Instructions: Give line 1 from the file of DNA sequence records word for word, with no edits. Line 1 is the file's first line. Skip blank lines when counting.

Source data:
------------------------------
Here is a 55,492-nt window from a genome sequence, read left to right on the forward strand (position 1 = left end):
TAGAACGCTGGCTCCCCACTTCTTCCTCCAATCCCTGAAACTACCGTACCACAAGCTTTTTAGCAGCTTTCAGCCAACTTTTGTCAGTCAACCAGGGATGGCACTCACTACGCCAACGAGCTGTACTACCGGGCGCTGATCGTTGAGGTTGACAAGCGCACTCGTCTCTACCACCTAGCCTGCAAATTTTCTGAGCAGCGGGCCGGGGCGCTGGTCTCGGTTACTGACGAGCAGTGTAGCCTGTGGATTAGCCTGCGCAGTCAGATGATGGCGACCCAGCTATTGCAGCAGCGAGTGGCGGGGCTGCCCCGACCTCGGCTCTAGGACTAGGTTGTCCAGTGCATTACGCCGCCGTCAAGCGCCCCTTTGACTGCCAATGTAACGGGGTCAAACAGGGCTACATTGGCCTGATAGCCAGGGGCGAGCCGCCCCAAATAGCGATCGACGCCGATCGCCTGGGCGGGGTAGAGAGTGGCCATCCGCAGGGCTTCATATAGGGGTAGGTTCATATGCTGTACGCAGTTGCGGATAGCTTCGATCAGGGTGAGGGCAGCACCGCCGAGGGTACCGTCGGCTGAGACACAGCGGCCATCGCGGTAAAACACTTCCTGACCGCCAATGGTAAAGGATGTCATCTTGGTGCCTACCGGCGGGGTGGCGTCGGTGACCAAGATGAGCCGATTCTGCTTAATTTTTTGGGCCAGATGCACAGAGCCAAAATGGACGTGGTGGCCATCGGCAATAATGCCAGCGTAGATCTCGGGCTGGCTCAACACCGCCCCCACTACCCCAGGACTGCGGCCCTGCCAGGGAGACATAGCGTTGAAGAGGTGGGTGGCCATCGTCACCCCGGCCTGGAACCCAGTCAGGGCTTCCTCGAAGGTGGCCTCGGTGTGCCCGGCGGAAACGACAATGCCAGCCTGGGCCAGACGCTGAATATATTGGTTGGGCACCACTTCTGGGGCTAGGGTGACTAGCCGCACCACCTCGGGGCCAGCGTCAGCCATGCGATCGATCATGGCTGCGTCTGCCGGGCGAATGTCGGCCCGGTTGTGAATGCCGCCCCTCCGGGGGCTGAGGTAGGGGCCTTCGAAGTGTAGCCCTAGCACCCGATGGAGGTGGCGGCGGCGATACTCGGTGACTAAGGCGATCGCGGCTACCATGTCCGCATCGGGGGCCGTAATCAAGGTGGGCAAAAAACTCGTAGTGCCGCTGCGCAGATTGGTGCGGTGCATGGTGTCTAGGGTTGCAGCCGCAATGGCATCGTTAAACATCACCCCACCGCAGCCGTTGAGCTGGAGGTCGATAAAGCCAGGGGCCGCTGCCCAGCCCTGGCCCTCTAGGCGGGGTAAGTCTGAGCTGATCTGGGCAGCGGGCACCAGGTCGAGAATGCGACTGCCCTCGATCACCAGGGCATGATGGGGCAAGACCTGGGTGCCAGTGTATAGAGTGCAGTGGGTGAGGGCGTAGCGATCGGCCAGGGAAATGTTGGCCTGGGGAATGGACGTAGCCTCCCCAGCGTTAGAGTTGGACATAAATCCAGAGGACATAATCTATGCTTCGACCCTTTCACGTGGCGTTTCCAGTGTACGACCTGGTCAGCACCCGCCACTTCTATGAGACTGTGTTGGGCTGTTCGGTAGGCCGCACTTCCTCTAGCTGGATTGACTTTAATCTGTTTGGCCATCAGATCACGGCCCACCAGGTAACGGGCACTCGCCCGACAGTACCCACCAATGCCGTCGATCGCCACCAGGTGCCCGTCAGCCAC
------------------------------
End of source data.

Here is a 55,492-nt window from a genome sequence, read left to right on the forward strand (position 1 = left end):